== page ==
9 Things to Know Before Traveling Abroad

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Here’s an interesting post from our friends at MainStreet:

Americans who are traveling overseas for the first time may assume that many of the laws that apply in the U.S. apply in their destination. They may even assume that because they’re American citizens, they are exempt from the laws of other countries.

Those assumptions might get you into big trouble and could even land you in a foreign prison.

As they say, when in Rome … ignorance is no defense …

Here are some of the most unusual laws (monitored by the State Department) to be aware of when traveling to popular foreign destinations for Americans:

Don’t Insult the State

In Turkey, it is against the law to “disrespect to the name or image of Mustafa Kemal Atatürk, founder of the modern Turkish Republic, or to insult the Turkish government, flag, or security forces,” according to the State Department website. Saudi Arabia has similar laws on its books.

Cruel and Unusual

Singapore has a few strange laws and brands of punishment that would be considered cruel and unusual in the United States. Hard to get stranger than not being able to chew gum. Though try vandalism: It’s a no-no in many places, but do it in Singapore and be prepared to get caned as punishment if you’re caught.

Make Sure All of Those Prescriptions Are Legal

Don’t even think about partying with illegal drugs in Singapore, as that can carry a penalty of death.

No Touching

For American men who think the “Hangover II” and its drunken, wild escapades are a realistic travel guide to Asia, Singapore’s “Outrage of Modesty” law may come as a surprise, and get you up to two years in a Singapore prison for being accused of touching someone inappropriately.

No Public Display of Religion

Do not plan on pulling out rosary beads, or any non-Islamic religious items, in public in Saudi Arabia. The government doesn’t allow any public practice of religion other than Islam.

South of the Border

Although many Americans cross the border to buy prescription medications cheaper, it is actually illegal without a prescription from a physician federally registered in Mexico, no matter what that pharmacist is telling you. The penalty if you’re caught is typically being held and extorted for money by Mexican authorities, according to the State Department website.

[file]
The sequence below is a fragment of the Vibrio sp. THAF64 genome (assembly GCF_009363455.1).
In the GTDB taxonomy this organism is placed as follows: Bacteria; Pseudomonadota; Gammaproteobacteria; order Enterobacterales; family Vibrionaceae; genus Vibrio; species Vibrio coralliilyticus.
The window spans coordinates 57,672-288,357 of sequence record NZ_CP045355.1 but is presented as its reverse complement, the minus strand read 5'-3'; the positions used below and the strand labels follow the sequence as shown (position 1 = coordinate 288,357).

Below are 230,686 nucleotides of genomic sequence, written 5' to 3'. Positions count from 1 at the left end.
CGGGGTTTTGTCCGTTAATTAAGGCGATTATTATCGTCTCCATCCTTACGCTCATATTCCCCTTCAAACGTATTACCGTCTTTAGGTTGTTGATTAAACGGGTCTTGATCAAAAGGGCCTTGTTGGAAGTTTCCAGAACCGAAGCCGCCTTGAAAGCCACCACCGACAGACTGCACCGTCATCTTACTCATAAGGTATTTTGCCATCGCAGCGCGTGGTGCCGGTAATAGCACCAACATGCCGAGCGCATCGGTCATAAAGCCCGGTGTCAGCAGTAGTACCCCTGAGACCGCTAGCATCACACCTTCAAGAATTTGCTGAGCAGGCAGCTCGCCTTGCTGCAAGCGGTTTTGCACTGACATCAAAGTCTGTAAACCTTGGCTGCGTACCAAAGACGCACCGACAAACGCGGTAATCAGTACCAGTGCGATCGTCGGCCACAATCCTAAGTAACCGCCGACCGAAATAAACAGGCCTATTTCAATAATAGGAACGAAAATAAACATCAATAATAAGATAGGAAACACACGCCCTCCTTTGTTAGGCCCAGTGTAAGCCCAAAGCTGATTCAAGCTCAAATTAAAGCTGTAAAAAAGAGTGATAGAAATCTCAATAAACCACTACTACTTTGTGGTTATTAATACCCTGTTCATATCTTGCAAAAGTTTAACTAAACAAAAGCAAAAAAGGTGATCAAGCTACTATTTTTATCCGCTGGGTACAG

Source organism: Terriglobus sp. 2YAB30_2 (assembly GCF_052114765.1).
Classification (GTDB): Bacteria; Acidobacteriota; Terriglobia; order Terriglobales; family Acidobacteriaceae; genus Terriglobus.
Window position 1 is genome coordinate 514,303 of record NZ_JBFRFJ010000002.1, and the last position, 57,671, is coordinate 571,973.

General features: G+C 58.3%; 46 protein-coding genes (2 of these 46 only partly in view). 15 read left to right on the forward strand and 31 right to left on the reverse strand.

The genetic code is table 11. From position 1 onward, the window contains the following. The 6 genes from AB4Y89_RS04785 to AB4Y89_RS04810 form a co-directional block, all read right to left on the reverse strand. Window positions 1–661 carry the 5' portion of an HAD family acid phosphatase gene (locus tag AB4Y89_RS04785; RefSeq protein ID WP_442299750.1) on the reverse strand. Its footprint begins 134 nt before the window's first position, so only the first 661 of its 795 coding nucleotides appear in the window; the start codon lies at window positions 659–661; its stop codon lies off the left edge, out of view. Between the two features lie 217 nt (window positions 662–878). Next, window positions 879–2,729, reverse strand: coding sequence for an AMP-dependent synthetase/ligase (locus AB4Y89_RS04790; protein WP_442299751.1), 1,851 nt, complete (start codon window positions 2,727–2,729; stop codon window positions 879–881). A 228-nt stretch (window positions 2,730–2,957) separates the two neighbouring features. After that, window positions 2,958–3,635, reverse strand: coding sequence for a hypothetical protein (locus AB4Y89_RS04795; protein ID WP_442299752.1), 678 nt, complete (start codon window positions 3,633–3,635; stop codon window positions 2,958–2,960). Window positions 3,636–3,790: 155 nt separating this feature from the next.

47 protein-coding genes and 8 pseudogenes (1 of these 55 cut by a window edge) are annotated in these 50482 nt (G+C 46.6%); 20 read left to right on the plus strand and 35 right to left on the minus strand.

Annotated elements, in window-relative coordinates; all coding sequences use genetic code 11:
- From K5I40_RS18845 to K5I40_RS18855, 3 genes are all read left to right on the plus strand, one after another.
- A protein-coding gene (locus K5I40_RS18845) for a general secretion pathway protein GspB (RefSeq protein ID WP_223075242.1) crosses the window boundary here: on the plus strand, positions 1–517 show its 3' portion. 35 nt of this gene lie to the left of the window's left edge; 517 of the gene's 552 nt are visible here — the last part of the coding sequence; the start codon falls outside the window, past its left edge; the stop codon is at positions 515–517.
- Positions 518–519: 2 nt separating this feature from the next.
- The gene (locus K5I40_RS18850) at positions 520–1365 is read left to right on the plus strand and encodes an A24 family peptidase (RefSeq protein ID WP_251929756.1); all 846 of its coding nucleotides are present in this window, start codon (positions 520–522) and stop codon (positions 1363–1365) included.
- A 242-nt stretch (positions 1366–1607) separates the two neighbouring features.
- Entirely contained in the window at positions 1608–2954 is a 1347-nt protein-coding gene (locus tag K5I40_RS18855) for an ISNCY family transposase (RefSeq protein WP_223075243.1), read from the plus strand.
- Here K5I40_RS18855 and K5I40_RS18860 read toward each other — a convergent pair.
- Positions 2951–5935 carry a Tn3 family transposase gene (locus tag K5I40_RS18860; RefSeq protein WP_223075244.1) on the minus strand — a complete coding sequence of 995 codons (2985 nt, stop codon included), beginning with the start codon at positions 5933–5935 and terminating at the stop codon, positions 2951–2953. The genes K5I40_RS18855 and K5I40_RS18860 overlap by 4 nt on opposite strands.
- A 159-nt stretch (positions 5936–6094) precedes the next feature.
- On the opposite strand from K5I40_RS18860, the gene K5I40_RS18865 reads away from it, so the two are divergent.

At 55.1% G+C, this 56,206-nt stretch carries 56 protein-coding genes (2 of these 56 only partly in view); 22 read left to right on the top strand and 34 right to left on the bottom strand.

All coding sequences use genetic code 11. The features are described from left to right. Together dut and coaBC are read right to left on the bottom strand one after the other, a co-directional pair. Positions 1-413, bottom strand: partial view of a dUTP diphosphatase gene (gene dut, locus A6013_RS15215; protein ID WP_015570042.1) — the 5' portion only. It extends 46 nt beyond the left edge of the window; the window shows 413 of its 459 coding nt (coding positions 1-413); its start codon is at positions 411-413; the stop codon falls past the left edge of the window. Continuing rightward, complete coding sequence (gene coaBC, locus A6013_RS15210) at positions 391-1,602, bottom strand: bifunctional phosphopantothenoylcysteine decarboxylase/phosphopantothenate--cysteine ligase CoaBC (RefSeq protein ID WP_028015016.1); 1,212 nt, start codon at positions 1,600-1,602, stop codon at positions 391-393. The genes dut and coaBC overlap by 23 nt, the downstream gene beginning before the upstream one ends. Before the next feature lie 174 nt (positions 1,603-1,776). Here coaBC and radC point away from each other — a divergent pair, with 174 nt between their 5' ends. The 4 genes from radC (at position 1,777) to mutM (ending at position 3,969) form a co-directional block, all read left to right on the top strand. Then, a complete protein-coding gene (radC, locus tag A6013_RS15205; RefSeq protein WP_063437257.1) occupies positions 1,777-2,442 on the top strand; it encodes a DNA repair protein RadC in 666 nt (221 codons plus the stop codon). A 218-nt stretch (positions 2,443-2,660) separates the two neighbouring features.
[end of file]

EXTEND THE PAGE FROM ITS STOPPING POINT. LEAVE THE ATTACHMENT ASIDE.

Debtor’s Prisons

Outlawed in the U.S., just make sure you don’t run up any debts or pass any bad checks in the United Arab Emirates (including Dubai, a hot destination for travelers). Doing so may land you in debtor’s prison without bail.

No Pit Bulls in Canada

Mitt Romney might have once traveled thousands of miles with his dog Seamus tied to the top of his car, but he wouldn’t have been allowed to do that today if he were going to Ontario and Seamus had been a pit bull. Ontario has strict breed specific legislation, according to Larry Kron, a consultant with HowToBuyAVacationRental.com. “Other areas around the world have similar laws for different animals,” says Kron.

Camera Shy

Vietnam has become a hot vacation destination, as well as a country in which some retirees are spending their golden years. Make sure when you pull out the camera that you’re not snapping photos of any one of the buildings that are not allowed by law to be photographed. You aren’t likely to end up in jail, but you will attract the attention of an officer, and get a talking-to.

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  • http://www.creditrebuild.co.uk/ Pete

    It’s always wise to be aware of some of the laws in other countries, especially where morality is concerned.

  • http://www.budgetforwealth.com/ Long Pham

    If you’re traveling internationally, especially to a region that is unstable, it’s a wise idea to register your trip with the State Department. That way, they know where you are and can send help if needed.